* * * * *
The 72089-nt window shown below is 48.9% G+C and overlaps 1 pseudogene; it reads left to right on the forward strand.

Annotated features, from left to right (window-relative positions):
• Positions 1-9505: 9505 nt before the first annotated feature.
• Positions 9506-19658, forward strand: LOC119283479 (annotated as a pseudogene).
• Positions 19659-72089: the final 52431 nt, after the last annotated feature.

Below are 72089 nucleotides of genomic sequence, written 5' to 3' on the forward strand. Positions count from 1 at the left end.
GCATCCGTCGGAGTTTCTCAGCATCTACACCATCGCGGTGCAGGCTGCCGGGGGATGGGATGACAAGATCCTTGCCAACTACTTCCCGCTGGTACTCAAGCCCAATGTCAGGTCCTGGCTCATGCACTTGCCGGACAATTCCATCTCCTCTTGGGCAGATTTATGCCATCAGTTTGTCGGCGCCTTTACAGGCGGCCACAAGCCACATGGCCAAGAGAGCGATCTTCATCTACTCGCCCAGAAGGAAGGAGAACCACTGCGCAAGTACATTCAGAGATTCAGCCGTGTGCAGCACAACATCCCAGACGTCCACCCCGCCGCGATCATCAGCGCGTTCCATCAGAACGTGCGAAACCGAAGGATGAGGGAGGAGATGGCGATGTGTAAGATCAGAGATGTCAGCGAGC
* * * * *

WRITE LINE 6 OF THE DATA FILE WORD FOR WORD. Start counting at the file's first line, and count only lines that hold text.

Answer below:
Below are 72089 nucleotides of genomic sequence, written 5' to 3' on the forward strand. Positions count from 1 at the left end.